Monday, April 23, 2007

On Being Convinced

After reading Maja H.'s comment on my previous post (see below) I went on to see what's going on in blogosphere regarding the topic of media freedom in Slovenia.
I am even more convinced that my tactic about writing positive things is correct.
Why? Because from the posts I could understand that there is an ongoing division between those who are seen as leftists and those who are seen as rightists. It seems that whoever writes something positive on journalists is immediately leftist.
Half of commentators doesn't have a clue of what is going on in the media and they keep repeating the same old story about few jouralists that bother them (e.g. Repovž, Repovž, Lorenci). As if those are the only journalists in Slovenia.
Whenever is there a discussion on the state of journalism in Slovenia their names appear and usually they are always being insulted. It seems that those people who insult them cannot even think about anything else.
This is similar as when Drago Jančar, an acclaimed writer, managed to connect the Ambrus story with the events during the WWII.
Repovž and Repovž are representatives of journalists, like it or not. And as long as they are, they are doing their job. Like it or not.
There is lot of maliciousnes in those comments (in the manner: two journalists are going to be fired, it serves them right, more should go). Why those people who think like that even bother to read newspapers and articles written by those journalists? And why do they bother to write comments if they think that journalists in Slovenia are so bad?
There is lot of envy in this country.
At least this blog will try once in a while be positive and optimistic.
Does anyone has an idea how could the story about state of the media and journalism in Slovenia go around without being turned into a duel between so called leftists and rightists? How could it reach people who are not convinced one way or another and help them understand?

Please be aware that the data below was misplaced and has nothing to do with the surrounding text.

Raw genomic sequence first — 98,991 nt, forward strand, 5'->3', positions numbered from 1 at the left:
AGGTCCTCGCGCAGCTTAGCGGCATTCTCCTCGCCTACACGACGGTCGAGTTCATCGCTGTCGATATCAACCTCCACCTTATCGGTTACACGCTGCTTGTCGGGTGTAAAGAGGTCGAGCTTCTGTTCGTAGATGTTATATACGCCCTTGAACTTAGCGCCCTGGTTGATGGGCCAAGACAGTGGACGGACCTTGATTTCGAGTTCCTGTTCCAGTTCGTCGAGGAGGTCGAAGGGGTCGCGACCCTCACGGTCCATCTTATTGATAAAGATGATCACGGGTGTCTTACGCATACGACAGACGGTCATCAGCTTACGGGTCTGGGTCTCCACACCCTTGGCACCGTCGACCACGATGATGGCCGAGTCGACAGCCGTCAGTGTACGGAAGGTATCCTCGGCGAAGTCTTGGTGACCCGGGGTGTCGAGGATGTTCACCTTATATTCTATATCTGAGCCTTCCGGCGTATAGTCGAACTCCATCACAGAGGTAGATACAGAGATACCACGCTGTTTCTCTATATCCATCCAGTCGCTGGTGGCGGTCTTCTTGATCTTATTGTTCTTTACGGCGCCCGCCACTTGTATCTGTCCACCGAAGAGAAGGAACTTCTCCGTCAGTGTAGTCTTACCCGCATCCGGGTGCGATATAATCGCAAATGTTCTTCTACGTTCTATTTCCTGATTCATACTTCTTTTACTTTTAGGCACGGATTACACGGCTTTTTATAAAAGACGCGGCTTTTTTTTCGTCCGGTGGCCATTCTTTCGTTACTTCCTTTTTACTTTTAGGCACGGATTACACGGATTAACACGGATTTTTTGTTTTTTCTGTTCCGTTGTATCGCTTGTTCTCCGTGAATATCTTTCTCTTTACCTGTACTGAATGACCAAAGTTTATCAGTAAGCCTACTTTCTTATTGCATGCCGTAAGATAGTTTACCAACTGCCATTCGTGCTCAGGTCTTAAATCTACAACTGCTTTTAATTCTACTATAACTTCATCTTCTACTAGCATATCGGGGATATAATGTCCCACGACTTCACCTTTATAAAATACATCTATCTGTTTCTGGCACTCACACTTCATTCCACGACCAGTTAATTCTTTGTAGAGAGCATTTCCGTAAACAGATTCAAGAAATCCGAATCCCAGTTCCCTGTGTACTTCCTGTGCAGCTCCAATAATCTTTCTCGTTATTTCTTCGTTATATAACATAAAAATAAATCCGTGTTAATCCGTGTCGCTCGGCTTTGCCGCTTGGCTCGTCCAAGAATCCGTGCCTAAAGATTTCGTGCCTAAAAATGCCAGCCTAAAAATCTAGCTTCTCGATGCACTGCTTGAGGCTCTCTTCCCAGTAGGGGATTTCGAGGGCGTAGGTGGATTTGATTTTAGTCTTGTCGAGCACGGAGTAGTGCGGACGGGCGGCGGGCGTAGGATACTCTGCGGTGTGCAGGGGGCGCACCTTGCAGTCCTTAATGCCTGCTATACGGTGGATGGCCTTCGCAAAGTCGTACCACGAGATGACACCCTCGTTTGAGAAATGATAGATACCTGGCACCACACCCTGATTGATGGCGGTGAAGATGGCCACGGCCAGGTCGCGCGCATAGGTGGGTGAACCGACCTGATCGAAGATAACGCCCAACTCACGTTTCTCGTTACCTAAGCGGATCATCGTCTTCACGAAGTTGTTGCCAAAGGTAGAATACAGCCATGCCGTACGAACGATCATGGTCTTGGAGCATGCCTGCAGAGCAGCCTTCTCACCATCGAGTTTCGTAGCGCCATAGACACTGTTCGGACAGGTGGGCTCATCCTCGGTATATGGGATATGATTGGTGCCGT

Because those who are convinced will obviously not change their opinion...

Thursday, April 19, 2007


Some people who read this blog know who I am and what I do for living. Some of them also know what is happening at my workplace. In case someone is wondering why I do not comment directly what's happening, I want to say that the reason I am not writing about it is that I intend this blog to be positive, to perhaps provide solutions, answers, good ideas. I see no point in lamenting, there has been much of it in blogosphere without my piece of the puzzle.
Instead, I will rather write something about the amazing use of internet resources in the many newspaper articles about the massacre in Virginia. I think that in two years since the bombing in London when the possibilites of citizen journalism first became more seen in the public things have changed a lot for the better. The thing that impressed me most was how quick was Wikipedia and how even the less known media used the internet to explain their readers as best as they could. They used video, audio, interactive maps, slide shows. There was even more information than one could handle. Reading newspapers the next day seemed like a disapointment.